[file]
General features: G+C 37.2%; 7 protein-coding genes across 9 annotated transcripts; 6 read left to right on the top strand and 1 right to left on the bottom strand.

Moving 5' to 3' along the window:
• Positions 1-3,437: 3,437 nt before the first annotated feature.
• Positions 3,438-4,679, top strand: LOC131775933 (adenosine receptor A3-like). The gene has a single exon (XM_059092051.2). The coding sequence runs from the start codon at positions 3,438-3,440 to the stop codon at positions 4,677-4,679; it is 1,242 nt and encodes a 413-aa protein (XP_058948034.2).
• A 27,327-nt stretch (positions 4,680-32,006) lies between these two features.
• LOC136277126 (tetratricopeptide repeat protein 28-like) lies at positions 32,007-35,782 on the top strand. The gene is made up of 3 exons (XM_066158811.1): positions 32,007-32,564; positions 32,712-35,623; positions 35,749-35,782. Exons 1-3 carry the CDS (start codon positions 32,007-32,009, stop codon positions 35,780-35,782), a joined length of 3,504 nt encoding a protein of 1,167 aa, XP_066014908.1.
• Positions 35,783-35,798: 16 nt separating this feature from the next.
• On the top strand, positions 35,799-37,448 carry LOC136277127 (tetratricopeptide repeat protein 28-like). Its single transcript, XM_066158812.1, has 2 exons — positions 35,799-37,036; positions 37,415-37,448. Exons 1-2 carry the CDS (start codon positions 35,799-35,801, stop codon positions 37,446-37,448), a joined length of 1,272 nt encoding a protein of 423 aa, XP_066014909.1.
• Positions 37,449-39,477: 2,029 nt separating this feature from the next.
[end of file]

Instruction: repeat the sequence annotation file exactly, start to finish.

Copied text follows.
General features: G+C 37.2%; 7 protein-coding genes across 9 annotated transcripts; 6 read left to right on the top strand and 1 right to left on the bottom strand.

Moving 5' to 3' along the window:
• Positions 1-3,437: 3,437 nt before the first annotated feature.
• Positions 3,438-4,679, top strand: LOC131775933 (adenosine receptor A3-like). The gene has a single exon (XM_059092051.2). The coding sequence runs from the start codon at positions 3,438-3,440 to the stop codon at positions 4,677-4,679; it is 1,242 nt and encodes a 413-aa protein (XP_058948034.2).
• A 27,327-nt stretch (positions 4,680-32,006) lies between these two features.
• LOC136277126 (tetratricopeptide repeat protein 28-like) lies at positions 32,007-35,782 on the top strand. The gene is made up of 3 exons (XM_066158811.1): positions 32,007-32,564; positions 32,712-35,623; positions 35,749-35,782. Exons 1-3 carry the CDS (start codon positions 32,007-32,009, stop codon positions 35,780-35,782), a joined length of 3,504 nt encoding a protein of 1,167 aa, XP_066014908.1.
• Positions 35,783-35,798: 16 nt separating this feature from the next.
• On the top strand, positions 35,799-37,448 carry LOC136277127 (tetratricopeptide repeat protein 28-like). Its single transcript, XM_066158812.1, has 2 exons — positions 35,799-37,036; positions 37,415-37,448. Exons 1-2 carry the CDS (start codon positions 35,799-35,801, stop codon positions 37,446-37,448), a joined length of 1,272 nt encoding a protein of 423 aa, XP_066014909.1.
• Positions 37,449-39,477: 2,029 nt separating this feature from the next.